Compassion vs. Nature

by Mark Tassi

I got an email the other day from a friend of mine (our correspondence is reproduced below, I changed her name as she has not given me permission to mention this publically), a wonderful person and well-known fruitarian, about plants and it got me thinking about our motivation for doing what we do, for following the lifestyle that we follow.

As far as this motivating factor is concerned, we basically find two camps: 1) those who follow a plant-based diet for health and well-being, and 2) vegans or those who follow a plant-based diet out of compassion for animals.

My knowledge of plants and the research which has been done has led me to take this analysis to a more philosophical level. That is, do we follow a plant-based diet because of compassion or because it is compatible with our true biological nature?

The metaphysician has for millennia known that all things have feeling, that all things are living, and that all things possess that which can be termed as mind. Without any doubt whatsoever, this is so. It has been shown that certain trees which cannot be transplanted without death resulting can be transplanted successfully after being administered an anesthetic. It has been shown that metal, given an anesthetic before being cut, will last longer than metal cut without the application of an anesthetic.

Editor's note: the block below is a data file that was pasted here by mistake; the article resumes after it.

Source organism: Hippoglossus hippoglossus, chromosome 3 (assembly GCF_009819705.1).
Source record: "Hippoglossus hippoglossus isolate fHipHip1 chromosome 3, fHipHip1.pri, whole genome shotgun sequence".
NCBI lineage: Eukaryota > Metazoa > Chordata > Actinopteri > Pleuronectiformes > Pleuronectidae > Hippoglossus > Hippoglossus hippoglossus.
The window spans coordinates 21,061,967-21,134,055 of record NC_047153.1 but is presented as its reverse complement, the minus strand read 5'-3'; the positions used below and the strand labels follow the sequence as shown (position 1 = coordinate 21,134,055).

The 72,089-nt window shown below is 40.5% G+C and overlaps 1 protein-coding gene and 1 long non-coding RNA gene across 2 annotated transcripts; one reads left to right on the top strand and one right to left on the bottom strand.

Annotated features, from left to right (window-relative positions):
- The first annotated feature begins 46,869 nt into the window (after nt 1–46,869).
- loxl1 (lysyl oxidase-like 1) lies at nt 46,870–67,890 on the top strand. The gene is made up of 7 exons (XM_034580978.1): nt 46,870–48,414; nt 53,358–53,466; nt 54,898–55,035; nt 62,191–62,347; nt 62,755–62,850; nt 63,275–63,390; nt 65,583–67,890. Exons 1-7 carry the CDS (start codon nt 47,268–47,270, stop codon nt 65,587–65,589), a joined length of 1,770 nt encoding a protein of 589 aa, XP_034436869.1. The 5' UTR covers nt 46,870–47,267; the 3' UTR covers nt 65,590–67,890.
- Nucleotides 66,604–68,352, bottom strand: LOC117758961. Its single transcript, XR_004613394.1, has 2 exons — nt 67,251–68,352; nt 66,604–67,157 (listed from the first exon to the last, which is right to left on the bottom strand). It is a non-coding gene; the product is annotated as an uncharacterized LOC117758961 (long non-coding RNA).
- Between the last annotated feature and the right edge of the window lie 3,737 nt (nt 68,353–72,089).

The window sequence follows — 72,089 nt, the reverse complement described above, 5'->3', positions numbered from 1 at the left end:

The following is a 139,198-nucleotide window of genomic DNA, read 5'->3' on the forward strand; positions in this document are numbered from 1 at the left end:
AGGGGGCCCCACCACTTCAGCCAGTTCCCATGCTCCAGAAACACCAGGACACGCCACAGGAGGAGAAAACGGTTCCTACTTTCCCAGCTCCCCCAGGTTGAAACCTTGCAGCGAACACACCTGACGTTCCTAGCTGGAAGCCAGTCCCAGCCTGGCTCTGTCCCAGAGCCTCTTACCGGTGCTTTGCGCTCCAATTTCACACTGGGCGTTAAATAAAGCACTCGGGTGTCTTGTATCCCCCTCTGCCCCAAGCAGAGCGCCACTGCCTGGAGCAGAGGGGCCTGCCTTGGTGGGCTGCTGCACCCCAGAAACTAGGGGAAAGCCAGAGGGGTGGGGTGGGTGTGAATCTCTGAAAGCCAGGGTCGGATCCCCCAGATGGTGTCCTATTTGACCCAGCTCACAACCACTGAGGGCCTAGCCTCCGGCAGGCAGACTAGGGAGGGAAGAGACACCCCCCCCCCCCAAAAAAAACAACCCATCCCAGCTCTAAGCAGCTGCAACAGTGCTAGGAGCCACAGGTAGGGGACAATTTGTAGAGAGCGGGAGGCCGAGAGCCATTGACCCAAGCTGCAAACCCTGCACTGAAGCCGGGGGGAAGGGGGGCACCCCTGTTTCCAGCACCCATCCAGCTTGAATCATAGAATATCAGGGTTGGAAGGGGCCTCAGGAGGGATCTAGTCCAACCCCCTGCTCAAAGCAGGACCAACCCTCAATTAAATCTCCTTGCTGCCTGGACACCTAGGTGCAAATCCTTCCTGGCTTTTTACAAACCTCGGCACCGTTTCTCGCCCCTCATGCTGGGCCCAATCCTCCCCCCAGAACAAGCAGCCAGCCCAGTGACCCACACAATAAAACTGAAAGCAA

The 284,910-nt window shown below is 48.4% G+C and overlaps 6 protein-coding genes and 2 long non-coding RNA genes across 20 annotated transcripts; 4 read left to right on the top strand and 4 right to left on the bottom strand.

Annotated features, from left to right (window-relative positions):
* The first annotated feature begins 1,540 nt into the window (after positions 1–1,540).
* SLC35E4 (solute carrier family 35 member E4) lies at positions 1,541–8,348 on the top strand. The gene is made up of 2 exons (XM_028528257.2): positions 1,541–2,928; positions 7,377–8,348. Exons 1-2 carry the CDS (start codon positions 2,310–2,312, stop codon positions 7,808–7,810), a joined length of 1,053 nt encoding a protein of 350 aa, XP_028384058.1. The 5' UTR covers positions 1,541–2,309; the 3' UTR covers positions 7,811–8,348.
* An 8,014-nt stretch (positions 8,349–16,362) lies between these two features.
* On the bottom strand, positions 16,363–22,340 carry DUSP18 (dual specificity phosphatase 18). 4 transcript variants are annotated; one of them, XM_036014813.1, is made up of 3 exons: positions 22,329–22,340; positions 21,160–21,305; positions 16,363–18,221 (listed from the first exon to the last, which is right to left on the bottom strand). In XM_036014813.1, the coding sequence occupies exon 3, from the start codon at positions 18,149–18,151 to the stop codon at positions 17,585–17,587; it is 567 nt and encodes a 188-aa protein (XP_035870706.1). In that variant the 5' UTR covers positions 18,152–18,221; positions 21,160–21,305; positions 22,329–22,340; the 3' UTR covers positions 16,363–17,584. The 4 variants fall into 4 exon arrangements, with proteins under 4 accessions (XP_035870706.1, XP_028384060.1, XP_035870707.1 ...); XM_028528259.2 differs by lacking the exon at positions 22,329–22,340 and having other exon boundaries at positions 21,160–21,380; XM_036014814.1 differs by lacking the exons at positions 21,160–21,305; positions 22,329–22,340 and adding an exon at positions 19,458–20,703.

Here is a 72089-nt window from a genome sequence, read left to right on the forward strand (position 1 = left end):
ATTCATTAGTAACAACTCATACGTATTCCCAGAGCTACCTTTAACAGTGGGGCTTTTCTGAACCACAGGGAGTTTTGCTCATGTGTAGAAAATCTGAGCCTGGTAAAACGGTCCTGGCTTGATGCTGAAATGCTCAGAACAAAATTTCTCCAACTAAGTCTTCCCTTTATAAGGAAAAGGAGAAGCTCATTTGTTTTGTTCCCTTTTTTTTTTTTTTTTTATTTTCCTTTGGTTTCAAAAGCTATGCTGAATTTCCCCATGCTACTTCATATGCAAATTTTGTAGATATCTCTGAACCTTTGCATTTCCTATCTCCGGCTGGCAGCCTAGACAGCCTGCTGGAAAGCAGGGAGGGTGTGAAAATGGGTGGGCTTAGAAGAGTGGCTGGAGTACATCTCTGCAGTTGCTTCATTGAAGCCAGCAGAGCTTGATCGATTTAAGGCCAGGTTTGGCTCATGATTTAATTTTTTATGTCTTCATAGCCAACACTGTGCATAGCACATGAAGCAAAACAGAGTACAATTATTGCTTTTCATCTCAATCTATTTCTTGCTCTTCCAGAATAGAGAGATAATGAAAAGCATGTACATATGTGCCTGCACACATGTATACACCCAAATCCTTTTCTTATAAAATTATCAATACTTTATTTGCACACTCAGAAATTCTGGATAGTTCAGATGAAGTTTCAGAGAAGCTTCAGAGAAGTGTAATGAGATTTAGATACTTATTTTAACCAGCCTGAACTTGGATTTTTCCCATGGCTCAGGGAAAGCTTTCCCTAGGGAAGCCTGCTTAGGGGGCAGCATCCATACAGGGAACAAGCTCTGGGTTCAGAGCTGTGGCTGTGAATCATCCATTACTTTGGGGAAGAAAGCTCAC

In order for atoms to maintain a certain pattern of direction that will hold a predetermined order to keep the molecules of a certain matter together in a predetermined pattern of direction and vibration and to create those molecules in the first place requires the presence of mind. This is obvious to any thinking individual.